Medical College of Wisconsin
CTSICores SearchResearch InformaticsREDCap

Corpus callosotomy in multistage epilepsy surgery in the pediatric population. J Neurosurg Pediatr 2011 Feb;7(2):189-200 PMID: 21284466

Pubmed ID

21284466

DOI

10.3171/2010.11.PEDS10334

Abstract

OBJECT: The object of this study was to evaluate surgical outcome in a select group of patients with medically refractory epilepsy who had undergone corpus callosotomy combined with bilateral subdural electroencephalography (EEG) electrode placement as the initial step in multistage epilepsy surgery.

METHODS: A retrospective chart review of 18 children (ages 3.5-18 years) with medically refractory symptomatic generalized or localization-related epilepsy was undertaken. A corpus callosotomy with subdural bihemispheric EEG electrode placement was performed as the initial step in multistage epilepsy surgery. All of the patients had tonic and atonic seizures; 6 patients also experienced complex partial seizures. All of the patients had frequent generalized epileptiform discharges as well as multifocal independent epileptiform discharges on surface EEG monitoring. Most of the patients (94%) had either normal (44%) MR imaging studies of the brain or bihemispheric abnormalities (50%). One patient had a suspected unilateral lesion (prominent sylvian fissure).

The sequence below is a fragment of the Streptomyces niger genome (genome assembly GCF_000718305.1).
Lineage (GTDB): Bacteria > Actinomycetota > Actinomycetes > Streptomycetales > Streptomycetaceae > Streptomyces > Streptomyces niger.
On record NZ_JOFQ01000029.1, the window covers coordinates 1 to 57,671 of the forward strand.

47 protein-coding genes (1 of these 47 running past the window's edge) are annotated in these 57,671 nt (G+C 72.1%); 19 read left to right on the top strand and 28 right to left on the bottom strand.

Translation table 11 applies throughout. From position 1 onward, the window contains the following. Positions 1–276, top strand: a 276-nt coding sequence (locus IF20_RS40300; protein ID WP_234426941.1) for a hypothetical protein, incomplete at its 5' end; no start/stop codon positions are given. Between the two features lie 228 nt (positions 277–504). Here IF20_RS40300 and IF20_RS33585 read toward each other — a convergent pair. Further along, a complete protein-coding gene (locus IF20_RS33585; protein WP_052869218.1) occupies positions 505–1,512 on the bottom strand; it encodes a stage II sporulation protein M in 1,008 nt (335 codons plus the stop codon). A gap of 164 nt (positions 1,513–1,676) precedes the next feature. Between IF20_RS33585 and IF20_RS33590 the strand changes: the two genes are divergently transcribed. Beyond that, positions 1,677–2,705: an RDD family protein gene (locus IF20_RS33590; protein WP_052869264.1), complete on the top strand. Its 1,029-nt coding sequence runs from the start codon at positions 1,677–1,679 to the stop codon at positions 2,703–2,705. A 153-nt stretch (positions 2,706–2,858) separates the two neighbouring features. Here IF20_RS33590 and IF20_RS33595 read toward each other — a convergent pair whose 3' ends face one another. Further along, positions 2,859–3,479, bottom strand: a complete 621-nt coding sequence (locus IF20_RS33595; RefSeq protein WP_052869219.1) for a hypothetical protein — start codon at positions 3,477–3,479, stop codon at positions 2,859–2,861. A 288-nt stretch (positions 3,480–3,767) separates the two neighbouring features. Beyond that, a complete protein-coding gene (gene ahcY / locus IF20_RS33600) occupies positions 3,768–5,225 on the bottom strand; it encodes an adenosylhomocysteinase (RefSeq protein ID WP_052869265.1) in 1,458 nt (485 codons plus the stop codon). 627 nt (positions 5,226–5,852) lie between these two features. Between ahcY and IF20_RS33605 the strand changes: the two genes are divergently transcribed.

RESULTS: Of the 18 patients who underwent corpus callosotomy and placement of subdural strips and grids, 12 progressed to further resection based on localizing data obtained during invasive EEG monitoring. The mean patient age was 10.9 years. The duration of invasive monitoring ranged from 3 to 14 days, and the follow-up ranged from 6 to 70 months (mean 35 months). Six (50%) of the 12 patients who had undergone resection had an excellent outcome (Engel Class I or II). There were no permanent neurological deficits or deaths.

CONCLUSIONS: The addition of invasive monitoring for patients undergoing corpus callosotomy for medically refractory epilepsy may lead to the localization of surgically amenable seizure foci, targeted resections, and improved seizure outcomes in a select group of patients typically believed to be candidates for palliative surgery alone.

Author List

Lin JS, Lew SM, Marcuccilli CJ, Mueller WM, Matthews AE, Koop JI, Zupanc ML

Authors

Jennifer I. Koop Olsta PhD Associate Professor in the Neurology department at Medical College of Wisconsin
Sean Lew MD Chief, Professor in the Neurosurgery department at Medical College of Wisconsin
Anne E. Matthews PAC Physician Assistant Surgical in the Neurosurgery department at Medical College of Wisconsin
Wade M. Mueller MD Professor in the Neurosurgery department at Medical College of Wisconsin




Scopus

2-s2.0-79551703305   14 Citations

MESH terms used to index this publication - Major topics in bold

Adolescent
Child
Child, Preschool
Corpus Callosum
Epilepsy
Female
Humans
Male
Neurosurgical Procedures
Retrospective Studies
Treatment Outcome
jenkins-FCD Prod-321 98992d628744e349846c2f62ac68f241d7e1ea70